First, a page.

The Curse of Knowledge was first studied by economists Camerer, Loewenstein & Weber in 1989. This cognitive bias leads people who are better informed on a subject to find it almost impossible to consider that subject from the point of view of someone who doesn’t know as much about it. This often means that concepts, ideas and information aren’t presented clearly enough because the person presenting it presumes a certain level of knowledge and comprehension from their audience.
Once you know something it is impossible to put that knowledge aside and you also forget that not everyone has the same information as you so will not necessarily see things the same way or understand something as quickly. Psychologist Elisabeth Newton conducted a famous experiment in 1990 whereby participants were divided in to two groups with one group “tapping” well-known songs whilst the other group listened and attempted to identify these songs. The group who were tapping estimated a successful guess rate of at least 50% whilst the outcome was actually only 2.5%. The fact that those who were tapping the songs already knew which song it was – and, of course, could hear this song in their heads whilst tapping – meant that they were biased towards believing the answer was obvious and just couldn’t comprehend how few people would guess incorrectly. Of course the group listening were just hearing a series of discordant and therefore mostly unidentifiable taps.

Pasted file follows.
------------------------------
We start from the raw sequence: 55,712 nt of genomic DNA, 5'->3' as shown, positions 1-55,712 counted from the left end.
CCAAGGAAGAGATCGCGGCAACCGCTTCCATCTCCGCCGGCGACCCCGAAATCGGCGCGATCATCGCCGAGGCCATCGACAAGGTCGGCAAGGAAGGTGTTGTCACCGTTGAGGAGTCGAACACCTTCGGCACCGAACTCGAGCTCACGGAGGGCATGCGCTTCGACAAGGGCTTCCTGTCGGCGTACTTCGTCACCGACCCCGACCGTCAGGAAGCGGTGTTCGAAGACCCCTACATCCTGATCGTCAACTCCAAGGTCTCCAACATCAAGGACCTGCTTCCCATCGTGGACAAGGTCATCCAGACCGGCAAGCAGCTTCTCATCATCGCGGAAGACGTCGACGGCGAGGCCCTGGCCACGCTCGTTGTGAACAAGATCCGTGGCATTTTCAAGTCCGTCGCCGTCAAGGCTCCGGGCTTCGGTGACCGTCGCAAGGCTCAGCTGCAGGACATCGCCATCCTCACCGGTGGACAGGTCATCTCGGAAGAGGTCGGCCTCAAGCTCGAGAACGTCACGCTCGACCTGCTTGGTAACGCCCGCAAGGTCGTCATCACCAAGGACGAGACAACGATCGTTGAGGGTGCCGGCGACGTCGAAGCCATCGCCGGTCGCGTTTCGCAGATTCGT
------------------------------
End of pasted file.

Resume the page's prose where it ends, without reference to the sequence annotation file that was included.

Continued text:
The implications of this in the commercial world are vast as it is often a well-informed party who sets pricing for an object or service (a wine expert picks and values wine, a dressmaker sets prices for luxury fabrics etc.) and, due to the Curse of Knowledge, they find themselves unable to anticipate how the most likely lesser-informed customer will perceive their valuation. This often leads to high-quality goods being overpriced for the market and low-quality goods being underpriced.
It is also essential to be aware of – and try to counteract – the bias of the Curse of Knowledge in any kind of business communications. Everyone who works for a certain company will have a similar level of knowledge concerning the basic elements of what that company does. However, it is important to remember that the people you are communicating with outside of your company – customers, other businesses, or even other people within the same field – may not necessarily understand certain phrases, systems or ideas. Keeping communications clear and easily comprehensible for everyone is an important factor in making your website and services both accessible and engaging.